Bandwagon, Anyone?

It's time New York got more excited about the Mets

The Mets have just gone through their first bad stretch of the season, and if this is the worst it's going to get, it's still going to be a great year. You can probably gauge the relative strengths of the Mets and Yankees this way: The Mets were the last of the six current division leaders to lose four games in a row (June 3-7), while at the same time the Yankees were on the verge of winning four in a row (June 5-8) for the first time this season.

We'll see if the Yankees' momentum continues. Meanwhile, we have no doubt that the Mets we saw in the first two months of the season are the real ones. As of Saturday, June 2, they had reached a season-high won-lost percentage of .636, just 31 points less than the 1986 World Series champions—and it's worth noting that the Mets have gone through their recent slump with a sub-par Carlos Beltran and Jose Valentin and entirely without Shawn Green, Moises Alou, and, of course, Pedro Martinez. More on that shortly.

Despite the best record in the league, though, the Mets have yet to make the cover of Sports Illustrated and are being treated with curious indifference by fans in their own circuit. They are averaging attendance of just over 33,300 a game outside of New York, only the seventh-best road-attendance record in the NL, which, considering the team's speed and power—exemplified by Jose Reyes, the most exciting young player in baseball—is a puzzle. More puzzling still is that five of the teams who are bigger draws than the Mets in other NL parks—the Cubs, Giants, Rockies, Reds, and Pirates—all have losing records. And speaking of losing records, the Yankees are pulling in an average of about 2,200 more fans on the road than the Mets. The Yankees were bigger draws as losers than the Mets are as winners.

The biggest puzzle of all, though, is why the Mets aren't lighting bigger fires in their own hometown. While the Yankees are fighting to keep out of the cellar of the AL East, they've averaged 6,200 more fans per game at home than the orange-and-blue; the Yanks play to an 88.4 percent capacity, the Mets to slightly under 78 percent. Why, one wonders, doesn't the combination of a far better team and a ballpark with more convenient parking—to use Reggie Jackson's expression—put more meat in the seats?

Alex Belth of the Bronx Banter website suggests that tabloid coverage has something to do with it. "Most of the time, in the Daily News and Post," says Belth, "the Yankees get the back page. Not a lot more often, but more often. You open the paper, they get about the same amount of game coverage. Let's face it, the Yankees are still the team you want on the cover. The Yankees inspire more passion. Now that they're losing, more people want to see them losing. In New York, the Yankees don't get more coverage for losing than the Mets do for winning, but they do get more coverage for losing than the Mets get for losing."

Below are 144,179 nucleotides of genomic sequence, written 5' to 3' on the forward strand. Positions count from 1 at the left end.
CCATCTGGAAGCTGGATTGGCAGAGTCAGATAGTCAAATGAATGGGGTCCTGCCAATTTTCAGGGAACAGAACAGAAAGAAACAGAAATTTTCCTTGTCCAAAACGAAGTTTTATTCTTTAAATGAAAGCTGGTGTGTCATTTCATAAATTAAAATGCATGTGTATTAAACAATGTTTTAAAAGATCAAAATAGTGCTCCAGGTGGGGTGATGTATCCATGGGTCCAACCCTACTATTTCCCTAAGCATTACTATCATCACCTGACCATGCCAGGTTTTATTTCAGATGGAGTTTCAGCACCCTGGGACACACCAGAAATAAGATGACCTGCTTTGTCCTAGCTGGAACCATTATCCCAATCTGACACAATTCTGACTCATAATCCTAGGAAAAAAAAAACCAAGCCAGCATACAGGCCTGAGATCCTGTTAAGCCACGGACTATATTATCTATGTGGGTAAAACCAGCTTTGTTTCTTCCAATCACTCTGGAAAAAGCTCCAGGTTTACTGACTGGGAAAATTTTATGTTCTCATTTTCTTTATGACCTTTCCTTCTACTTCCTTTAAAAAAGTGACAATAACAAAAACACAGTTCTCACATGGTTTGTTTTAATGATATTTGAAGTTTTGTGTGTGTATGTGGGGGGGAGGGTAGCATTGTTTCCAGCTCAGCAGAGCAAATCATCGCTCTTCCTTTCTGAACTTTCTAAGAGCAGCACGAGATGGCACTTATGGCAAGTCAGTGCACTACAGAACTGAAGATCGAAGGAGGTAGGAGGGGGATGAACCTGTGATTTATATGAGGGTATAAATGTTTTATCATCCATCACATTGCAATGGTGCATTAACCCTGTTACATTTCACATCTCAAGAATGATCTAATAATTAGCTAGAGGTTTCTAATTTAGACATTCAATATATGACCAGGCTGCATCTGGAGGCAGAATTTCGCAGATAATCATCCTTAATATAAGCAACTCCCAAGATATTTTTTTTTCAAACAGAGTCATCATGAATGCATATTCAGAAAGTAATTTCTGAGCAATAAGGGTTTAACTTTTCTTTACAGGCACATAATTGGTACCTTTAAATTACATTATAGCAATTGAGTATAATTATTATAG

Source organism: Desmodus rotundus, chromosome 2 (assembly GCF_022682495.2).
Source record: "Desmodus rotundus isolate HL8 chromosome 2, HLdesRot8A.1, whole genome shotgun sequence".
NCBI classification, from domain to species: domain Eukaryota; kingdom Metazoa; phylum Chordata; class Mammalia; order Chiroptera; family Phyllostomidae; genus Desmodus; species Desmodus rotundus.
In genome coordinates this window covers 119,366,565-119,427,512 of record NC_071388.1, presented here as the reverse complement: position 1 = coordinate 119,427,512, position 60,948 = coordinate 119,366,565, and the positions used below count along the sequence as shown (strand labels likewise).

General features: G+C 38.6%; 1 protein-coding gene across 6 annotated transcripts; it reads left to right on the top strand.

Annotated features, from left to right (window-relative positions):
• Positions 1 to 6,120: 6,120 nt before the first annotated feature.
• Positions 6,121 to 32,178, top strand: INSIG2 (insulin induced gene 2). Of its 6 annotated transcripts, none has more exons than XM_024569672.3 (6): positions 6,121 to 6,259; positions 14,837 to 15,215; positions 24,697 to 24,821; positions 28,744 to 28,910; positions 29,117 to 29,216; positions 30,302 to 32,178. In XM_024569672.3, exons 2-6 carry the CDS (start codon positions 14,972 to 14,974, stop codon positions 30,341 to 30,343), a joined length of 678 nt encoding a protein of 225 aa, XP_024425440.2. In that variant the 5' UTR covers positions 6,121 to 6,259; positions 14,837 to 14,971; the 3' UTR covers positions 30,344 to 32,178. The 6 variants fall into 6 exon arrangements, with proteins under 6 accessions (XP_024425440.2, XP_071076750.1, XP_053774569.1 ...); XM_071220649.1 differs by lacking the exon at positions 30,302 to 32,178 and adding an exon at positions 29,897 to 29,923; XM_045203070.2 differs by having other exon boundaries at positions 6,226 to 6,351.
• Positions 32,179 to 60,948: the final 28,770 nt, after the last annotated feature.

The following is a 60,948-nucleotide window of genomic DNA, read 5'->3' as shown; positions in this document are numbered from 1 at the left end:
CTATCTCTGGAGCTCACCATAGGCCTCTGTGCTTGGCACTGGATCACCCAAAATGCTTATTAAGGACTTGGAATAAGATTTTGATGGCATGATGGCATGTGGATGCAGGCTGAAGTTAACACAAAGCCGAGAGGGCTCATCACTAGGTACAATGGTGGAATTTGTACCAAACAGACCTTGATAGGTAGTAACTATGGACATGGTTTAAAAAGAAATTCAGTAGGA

Novelist and New York baseball historian Kevin Baker points out that the Yankees' off-the-field coverage outstrips the Mets by a huge margin: "Giambi on drugs. Should Torre be fired? A-Rod at a strip club. Is Clemens worth a million dollars a start? The Yanks are an ongoing freak show. That sells papers, which sells tickets. With the Mets, all you get is baseball." That used to be enough.

It may well be again before this season is over. If the Yankees fade once more, it's doubtful that attendance will hold up even if (a) Jason Giambi goes to prison, (b) George Steinbrenner fires and rehires Joe Torre, and (c) they sign Sandy Koufax. New York is a Yankees town, but only when the Yankees win—and right now, despite the June swoon, the Mets look like the potential big winners. Like the '86 Amazin's, this year's Mets have the best hitting in the league. The Mets are currently fourth in the league in runs scored, but that's in part because the three teams ahead of them in runs—Florida, Philadelphia and Atlanta—play their home games in much better hitters' parks. Baseball Prospectus, which calculates park factors, currently ranks the Mets offense as the best in the league. And remember, that's with nearly half the regulars missing significant game time.

Like the '86 team, the strength of the 2007 Mets may actually be pitching. Even many Mets fans haven't caught on to this fact yet, but that may be due in large part to the shakiness of last year's staff (or at least the perceived shakiness—the 2006 Mets were actually third in the league in ERA). The revamped Mets staff is currently second in the National League in ERA to San Diego, but with Billy Wagner, Pedro Feliciano, and Joe Smith—who have combined for a ridiculous ERA of 2.02 in 82 games (as of Sunday)—the Mets have a better bullpen than the Padres. And when Pedro Martinez returns, they just might have the best starting rotation in the NL.

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